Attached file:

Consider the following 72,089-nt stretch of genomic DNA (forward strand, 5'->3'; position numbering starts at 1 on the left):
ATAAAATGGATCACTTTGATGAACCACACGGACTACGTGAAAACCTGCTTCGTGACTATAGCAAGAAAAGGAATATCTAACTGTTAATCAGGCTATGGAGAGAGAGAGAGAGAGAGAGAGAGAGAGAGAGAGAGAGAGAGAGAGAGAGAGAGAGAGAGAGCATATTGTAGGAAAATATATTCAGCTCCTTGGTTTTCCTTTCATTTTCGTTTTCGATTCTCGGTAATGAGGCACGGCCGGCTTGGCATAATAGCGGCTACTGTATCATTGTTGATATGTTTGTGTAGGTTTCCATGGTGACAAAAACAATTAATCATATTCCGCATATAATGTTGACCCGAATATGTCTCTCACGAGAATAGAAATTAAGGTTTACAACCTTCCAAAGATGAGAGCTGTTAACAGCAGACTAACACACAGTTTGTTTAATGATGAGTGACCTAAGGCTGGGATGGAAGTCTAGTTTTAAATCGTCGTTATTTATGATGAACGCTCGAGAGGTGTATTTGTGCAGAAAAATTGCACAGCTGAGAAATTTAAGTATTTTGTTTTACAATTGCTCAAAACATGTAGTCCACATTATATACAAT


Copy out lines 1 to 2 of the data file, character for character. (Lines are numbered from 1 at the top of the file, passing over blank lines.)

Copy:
Consider the following 72,089-nt stretch of genomic DNA (forward strand, 5'->3'; position numbering starts at 1 on the left):
ATAAAATGGATCACTTTGATGAACCACACGGACTACGTGAAAACCTGCTTCGTGACTATAGCAAGAAAAGGAATATCTAACTGTTAATCAGGCTATGGAGAGAGAGAGAGAGAGAGAGAGAGAGAGAGAGAGAGAGAGAGAGAGAGAGAGAGAGAGAGAGCATATTGTAGGAAAATATATTCAGCTCCTTGGTTTTCCTTTCATTTTCGTTTTCGATTCTCGGTAATGAGGCACGGCCGGCTTGGCATAATAGCGGCTACTGTATCATTGTTGATATGTTTGTGTAGGTTTCCATGGTGACAAAAACAATTAATCATATTCCGCATATAATGTTGACCCGAATATGTCTCTCACGAGAATAGAAATTAAGGTTTACAACCTTCCAAAGATGAGAGCTGTTAACAGCAGACTAACACACAGTTTGTTTAATGATGAGTGACCTAAGGCTGGGATGGAAGTCTAGTTTTAAATCGTCGTTATTTATGATGAACGCTCGAGAGGTGTATTTGTGCAGAAAAATTGCACAGCTGAGAAATTTAAGTATTTTGTTTTACAATTGCTCAAAACATGTAGTCCACATTATATACAAT